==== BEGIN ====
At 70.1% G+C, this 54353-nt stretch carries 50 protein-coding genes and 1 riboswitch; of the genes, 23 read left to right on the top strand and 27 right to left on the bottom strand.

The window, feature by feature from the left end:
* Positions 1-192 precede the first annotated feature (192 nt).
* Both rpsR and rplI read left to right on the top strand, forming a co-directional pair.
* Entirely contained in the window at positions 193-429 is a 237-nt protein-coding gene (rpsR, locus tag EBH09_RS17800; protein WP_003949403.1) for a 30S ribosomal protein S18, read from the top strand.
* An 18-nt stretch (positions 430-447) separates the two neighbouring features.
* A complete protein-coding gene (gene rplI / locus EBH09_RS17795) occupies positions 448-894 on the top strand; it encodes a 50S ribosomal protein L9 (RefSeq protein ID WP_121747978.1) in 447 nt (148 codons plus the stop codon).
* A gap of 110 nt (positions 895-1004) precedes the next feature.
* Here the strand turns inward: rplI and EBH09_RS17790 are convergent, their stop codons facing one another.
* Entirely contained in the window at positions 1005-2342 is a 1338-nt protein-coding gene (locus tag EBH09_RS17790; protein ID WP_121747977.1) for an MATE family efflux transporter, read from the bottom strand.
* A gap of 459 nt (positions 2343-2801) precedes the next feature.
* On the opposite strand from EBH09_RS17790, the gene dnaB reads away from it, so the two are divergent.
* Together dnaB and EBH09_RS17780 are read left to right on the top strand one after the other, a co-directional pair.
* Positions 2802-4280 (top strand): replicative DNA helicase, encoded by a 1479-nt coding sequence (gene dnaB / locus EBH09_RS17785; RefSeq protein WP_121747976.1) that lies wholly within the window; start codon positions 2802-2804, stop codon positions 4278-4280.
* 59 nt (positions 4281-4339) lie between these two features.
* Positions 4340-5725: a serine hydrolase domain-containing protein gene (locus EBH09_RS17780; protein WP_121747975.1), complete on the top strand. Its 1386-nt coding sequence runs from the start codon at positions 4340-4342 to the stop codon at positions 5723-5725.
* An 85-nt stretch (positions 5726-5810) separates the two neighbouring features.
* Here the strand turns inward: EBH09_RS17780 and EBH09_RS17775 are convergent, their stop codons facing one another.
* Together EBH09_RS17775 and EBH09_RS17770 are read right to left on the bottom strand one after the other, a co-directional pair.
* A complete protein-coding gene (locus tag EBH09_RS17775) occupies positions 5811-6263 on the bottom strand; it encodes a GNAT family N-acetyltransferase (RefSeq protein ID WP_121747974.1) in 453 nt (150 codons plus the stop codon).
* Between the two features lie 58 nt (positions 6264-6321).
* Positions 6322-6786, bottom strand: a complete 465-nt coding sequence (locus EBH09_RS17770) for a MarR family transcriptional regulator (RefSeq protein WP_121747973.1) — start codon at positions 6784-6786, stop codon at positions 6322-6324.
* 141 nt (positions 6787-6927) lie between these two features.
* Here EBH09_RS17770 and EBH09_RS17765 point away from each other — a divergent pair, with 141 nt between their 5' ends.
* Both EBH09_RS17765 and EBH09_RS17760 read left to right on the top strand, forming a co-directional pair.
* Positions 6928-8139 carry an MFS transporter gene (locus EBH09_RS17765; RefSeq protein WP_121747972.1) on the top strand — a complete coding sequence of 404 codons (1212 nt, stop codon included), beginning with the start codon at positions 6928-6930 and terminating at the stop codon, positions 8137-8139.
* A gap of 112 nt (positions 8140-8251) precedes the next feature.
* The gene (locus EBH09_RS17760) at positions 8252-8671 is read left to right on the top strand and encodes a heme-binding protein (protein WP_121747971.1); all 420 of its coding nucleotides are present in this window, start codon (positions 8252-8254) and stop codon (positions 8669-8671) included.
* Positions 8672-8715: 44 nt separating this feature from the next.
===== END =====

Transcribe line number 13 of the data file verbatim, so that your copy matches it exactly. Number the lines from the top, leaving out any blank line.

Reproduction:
* Together dnaB and EBH09_RS17780 are read left to right on the top strand one after the other, a co-directional pair.